Localized-atlas-based segmentation of breast MRI in a decision-making framework.

Research paper by Aida A Fooladivanda, Shahriar B SB Shokouhi, Nasrin N Ahmadinejad

Indexed on: 25 Jan '17Published on: 25 Jan '17Published in: Australasian physical & engineering sciences in medicine / supported by the Australasian College of Physical Scientists in Medicine and the Australasian Association of Physical Sciences in Medicine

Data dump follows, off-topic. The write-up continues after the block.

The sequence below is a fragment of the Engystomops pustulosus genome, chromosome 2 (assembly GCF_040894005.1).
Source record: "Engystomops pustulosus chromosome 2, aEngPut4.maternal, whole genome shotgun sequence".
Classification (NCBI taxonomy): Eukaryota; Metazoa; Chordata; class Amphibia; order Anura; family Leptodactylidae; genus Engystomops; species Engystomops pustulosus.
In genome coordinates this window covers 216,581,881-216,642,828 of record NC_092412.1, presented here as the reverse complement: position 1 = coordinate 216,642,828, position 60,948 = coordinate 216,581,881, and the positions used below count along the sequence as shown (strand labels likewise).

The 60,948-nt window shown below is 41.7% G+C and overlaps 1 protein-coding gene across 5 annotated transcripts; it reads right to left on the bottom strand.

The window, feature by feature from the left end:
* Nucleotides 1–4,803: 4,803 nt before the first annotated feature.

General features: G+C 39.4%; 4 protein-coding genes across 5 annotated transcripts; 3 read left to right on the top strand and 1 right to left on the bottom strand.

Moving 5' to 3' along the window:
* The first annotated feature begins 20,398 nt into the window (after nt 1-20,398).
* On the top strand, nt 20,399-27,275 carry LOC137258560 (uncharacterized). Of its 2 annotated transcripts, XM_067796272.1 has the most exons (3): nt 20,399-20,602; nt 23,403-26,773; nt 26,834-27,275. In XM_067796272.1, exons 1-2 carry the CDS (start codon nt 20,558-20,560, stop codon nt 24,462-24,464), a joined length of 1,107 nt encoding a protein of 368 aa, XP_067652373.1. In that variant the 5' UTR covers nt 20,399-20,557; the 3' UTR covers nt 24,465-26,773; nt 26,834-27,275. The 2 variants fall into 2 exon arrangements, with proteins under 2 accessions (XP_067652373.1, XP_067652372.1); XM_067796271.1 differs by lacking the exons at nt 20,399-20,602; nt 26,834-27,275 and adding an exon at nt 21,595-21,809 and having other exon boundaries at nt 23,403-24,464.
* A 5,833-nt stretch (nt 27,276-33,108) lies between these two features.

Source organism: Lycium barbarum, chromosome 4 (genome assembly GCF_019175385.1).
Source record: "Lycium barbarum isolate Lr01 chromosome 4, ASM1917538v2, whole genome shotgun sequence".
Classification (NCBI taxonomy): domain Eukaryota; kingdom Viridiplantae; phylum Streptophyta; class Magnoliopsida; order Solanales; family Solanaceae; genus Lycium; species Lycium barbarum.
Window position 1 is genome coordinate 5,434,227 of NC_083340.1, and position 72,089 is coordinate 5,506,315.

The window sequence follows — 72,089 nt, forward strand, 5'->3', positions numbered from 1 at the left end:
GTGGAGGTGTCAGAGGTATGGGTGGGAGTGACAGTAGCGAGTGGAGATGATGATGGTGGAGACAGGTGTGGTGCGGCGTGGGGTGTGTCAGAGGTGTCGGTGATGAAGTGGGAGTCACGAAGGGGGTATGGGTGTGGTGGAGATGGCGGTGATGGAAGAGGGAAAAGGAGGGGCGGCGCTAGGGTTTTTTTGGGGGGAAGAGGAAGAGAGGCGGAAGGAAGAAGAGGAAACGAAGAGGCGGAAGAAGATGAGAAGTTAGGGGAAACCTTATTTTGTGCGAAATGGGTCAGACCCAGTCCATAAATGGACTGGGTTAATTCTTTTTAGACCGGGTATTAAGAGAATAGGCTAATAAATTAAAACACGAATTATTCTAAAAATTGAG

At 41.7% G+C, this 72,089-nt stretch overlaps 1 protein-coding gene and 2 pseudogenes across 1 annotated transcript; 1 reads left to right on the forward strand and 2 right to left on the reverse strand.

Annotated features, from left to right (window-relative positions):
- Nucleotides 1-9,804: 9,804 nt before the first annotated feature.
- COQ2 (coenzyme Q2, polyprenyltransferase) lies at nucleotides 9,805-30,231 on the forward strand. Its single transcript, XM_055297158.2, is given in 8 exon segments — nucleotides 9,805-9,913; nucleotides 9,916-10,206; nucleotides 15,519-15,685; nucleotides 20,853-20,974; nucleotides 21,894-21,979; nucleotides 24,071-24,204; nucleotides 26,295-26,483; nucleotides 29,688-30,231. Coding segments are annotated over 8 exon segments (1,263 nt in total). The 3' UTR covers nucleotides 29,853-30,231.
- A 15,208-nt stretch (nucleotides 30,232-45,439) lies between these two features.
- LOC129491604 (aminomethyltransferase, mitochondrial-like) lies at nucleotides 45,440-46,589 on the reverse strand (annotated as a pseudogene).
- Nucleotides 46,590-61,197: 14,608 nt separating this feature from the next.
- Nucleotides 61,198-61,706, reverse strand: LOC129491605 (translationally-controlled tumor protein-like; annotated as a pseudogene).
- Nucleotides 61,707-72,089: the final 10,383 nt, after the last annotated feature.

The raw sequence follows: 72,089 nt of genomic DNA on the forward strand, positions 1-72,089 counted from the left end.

Breast-region segmentation is an important step for density estimation and Computer-Aided Diagnosis (CAD) systems in Magnetic Resonance Imaging (MRI). Detection of breast-chest wall boundary is often a difficult task due to similarity between gray-level values of fibroglandular tissue and pectoral muscle. This paper proposes a robust breast-region segmentation method which is applicable for both complex cases with fibroglandular tissue connected to the pectoral muscle, and simple cases with high contrast boundaries. We present a decision-making framework based on geometric features and support vector machine (SVM) to classify breasts in two main groups, complex and simple. For complex cases, breast segmentation is done using a combination of intensity-based and atlas-based techniques; however, only intensity-based operation is employed for simple cases. A novel atlas-based method, that is called localized-atlas, accomplishes the processes of atlas construction and registration based on the region of interest (ROI). Atlas-based segmentation is performed by relying on the chest wall template. Our approach is validated using a dataset of 210 cases. Based on similarity between automatic and manual segmentation results, the proposed method achieves Dice similarity coefficient, Jaccard coefficient, total overlap, false negative, and false positive values of 96.3, 92.9, 97.4, 2.61 and 4.77%, respectively. The localization error of the breast-chest wall boundary is 1.97 mm, in terms of averaged deviation distance. The achieved results prove that the suggested framework performs the breast segmentation with negligible errors and efficient computational time for different breasts from the viewpoints of size, shape, and density pattern.